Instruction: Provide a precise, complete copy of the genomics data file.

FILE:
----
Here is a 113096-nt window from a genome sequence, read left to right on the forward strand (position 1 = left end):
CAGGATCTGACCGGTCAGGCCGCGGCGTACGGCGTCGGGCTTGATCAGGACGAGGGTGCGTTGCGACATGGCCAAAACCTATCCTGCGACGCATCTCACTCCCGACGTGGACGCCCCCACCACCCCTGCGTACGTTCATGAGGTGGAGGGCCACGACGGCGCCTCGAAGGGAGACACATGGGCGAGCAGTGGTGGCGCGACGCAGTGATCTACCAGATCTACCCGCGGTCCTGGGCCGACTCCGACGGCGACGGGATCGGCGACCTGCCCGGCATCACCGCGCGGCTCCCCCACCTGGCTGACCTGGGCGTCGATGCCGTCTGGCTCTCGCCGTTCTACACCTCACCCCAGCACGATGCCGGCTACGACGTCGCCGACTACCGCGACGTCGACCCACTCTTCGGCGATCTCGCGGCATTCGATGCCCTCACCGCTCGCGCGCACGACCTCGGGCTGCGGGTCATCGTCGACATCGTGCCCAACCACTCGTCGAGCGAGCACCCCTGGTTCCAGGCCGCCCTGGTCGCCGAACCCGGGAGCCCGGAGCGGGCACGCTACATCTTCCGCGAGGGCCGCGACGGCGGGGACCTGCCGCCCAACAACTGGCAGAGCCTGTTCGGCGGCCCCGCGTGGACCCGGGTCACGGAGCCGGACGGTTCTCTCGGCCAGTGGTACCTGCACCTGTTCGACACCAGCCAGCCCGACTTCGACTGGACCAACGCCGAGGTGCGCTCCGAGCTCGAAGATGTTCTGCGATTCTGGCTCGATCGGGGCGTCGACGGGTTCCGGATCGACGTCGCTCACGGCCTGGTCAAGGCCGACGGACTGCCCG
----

Here is a 113096-nt window from a genome sequence, read left to right on the forward strand (position 1 = left end):
CAGGATCTGACCGGTCAGGCCGCGGCGTACGGCGTCGGGCTTGATCAGGACGAGGGTGCGTTGCGACATGGCCAAAACCTATCCTGCGACGCATCTCACTCCCGACGTGGACGCCCCCACCACCCCTGCGTACGTTCATGAGGTGGAGGGCCACGACGGCGCCTCGAAGGGAGACACATGGGCGAGCAGTGGTGGCGCGACGCAGTGATCTACCAGATCTACCCGCGGTCCTGGGCCGACTCCGACGGCGACGGGATCGGCGACCTGCCCGGCATCACCGCGCGGCTCCCCCACCTGGCTGACCTGGGCGTCGATGCCGTCTGGCTCTCGCCGTTCTACACCTCACCCCAGCACGATGCCGGCTACGACGTCGCCGACTACCGCGACGTCGACCCACTCTTCGGCGATCTCGCGGCATTCGATGCCCTCACCGCTCGCGCGCACGACCTCGGGCTGCGGGTCATCGTCGACATCGTGCCCAACCACTCGTCGAGCGAGCACCCCTGGTTCCAGGCCGCCCTGGTCGCCGAACCCGGGAGCCCGGAGCGGGCACGCTACATCTTCCGCGAGGGCCGCGACGGCGGGGACCTGCCGCCCAACAACTGGCAGAGCCTGTTCGGCGGCCCCGCGTGGACCCGGGTCACGGAGCCGGACGGTTCTCTCGGCCAGTGGTACCTGCACCTGTTCGACACCAGCCAGCCCGACTTCGACTGGACCAACGCCGAGGTGCGCTCCGAGCTCGAAGATGTTCTGCGATTCTGGCTCGATCGGGGCGTCGACGGGTTCCGGATCGACGTCGCTCACGGCCTGGTCAAGGCCGACGGACTGCCCG